Site of End of the Line Station: Texas Historical Marker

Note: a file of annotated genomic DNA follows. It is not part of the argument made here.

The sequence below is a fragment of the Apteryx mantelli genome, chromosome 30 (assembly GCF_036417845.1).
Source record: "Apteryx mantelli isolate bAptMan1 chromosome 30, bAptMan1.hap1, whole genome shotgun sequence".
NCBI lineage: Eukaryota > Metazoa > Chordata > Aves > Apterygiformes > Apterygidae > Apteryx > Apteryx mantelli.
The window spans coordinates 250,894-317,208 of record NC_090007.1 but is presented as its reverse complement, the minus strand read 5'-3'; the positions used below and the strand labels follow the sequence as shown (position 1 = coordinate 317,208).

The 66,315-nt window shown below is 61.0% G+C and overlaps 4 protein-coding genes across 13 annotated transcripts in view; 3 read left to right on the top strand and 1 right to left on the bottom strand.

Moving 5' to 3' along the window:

The original charter for a rail line through the Orange area was granted to the Sabine and Galveston Railroad and Lumber Company in 1856. About the same time the New Orleans, Opelousas and Great Western Railroad Company was building a line west from the Mississippi River. The Louisiana Legislature later endorsed a plan to join Texas in the completion of the trade route between the states. The two companies were reorganized as separate divisions of the Texas and New Orleans Railroad. The Texas division completed construction to this site before the Civil War. Since the rail line stopped at the Sabine River, the first depot in Orange was known as the End of the Line Station. Trains unloaded cargo here for transfer to riverboats and ocean freighters. Sections of the line remained in operation during the Civil War, but nearby rails were used to build Confederate fortifications at Sabine Pass (34 mi. SW). The interstate route was completed in 1881 under the direction of Charles Morgan, a steamship line owner. The first station, damaged by an 1885 storm, was replaced by a larger facility with river loading docks. The Southern Pacific Railroad later took over the T. & N. O. Line.